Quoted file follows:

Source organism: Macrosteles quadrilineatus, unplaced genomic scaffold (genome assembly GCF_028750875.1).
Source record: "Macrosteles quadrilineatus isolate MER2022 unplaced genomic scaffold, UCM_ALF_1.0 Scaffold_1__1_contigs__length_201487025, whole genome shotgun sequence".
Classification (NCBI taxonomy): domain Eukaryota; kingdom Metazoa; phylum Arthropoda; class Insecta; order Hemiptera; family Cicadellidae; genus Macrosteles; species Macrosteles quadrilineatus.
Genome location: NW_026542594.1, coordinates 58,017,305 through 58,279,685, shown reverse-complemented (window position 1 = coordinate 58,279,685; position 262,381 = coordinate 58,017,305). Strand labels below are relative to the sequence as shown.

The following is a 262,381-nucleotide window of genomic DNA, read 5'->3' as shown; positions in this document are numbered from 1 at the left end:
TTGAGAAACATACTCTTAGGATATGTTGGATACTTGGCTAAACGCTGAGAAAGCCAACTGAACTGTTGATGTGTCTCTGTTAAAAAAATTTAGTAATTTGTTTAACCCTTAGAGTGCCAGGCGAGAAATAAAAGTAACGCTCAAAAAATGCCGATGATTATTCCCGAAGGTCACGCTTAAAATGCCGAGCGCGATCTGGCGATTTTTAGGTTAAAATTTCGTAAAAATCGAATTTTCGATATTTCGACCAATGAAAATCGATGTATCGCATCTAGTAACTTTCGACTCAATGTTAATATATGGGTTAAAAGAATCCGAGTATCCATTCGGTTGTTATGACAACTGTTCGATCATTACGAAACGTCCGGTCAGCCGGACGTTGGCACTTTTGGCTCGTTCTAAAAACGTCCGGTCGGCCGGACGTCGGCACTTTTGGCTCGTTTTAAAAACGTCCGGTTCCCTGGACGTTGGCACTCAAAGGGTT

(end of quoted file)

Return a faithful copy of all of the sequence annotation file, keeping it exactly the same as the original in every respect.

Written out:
Source organism: Macrosteles quadrilineatus, unplaced genomic scaffold (genome assembly GCF_028750875.1).
Source record: "Macrosteles quadrilineatus isolate MER2022 unplaced genomic scaffold, UCM_ALF_1.0 Scaffold_1__1_contigs__length_201487025, whole genome shotgun sequence".
Classification (NCBI taxonomy): domain Eukaryota; kingdom Metazoa; phylum Arthropoda; class Insecta; order Hemiptera; family Cicadellidae; genus Macrosteles; species Macrosteles quadrilineatus.
Genome location: NW_026542594.1, coordinates 58,017,305 through 58,279,685, shown reverse-complemented (window position 1 = coordinate 58,279,685; position 262,381 = coordinate 58,017,305). Strand labels below are relative to the sequence as shown.

The following is a 262,381-nucleotide window of genomic DNA, read 5'->3' as shown; positions in this document are numbered from 1 at the left end:
TTGAGAAACATACTCTTAGGATATGTTGGATACTTGGCTAAACGCTGAGAAAGCCAACTGAACTGTTGATGTGTCTCTGTTAAAAAAATTTAGTAATTTGTTTAACCCTTAGAGTGCCAGGCGAGAAATAAAAGTAACGCTCAAAAAATGCCGATGATTATTCCCGAAGGTCACGCTTAAAATGCCGAGCGCGATCTGGCGATTTTTAGGTTAAAATTTCGTAAAAATCGAATTTTCGATATTTCGACCAATGAAAATCGATGTATCGCATCTAGTAACTTTCGACTCAATGTTAATATATGGGTTAAAAGAATCCGAGTATCCATTCGGTTGTTATGACAACTGTTCGATCATTACGAAACGTCCGGTCAGCCGGACGTTGGCACTTTTGGCTCGTTCTAAAAACGTCCGGTCGGCCGGACGTCGGCACTTTTGGCTCGTTTTAAAAACGTCCGGTTCCCTGGACGTTGGCACTCAAAGGGTT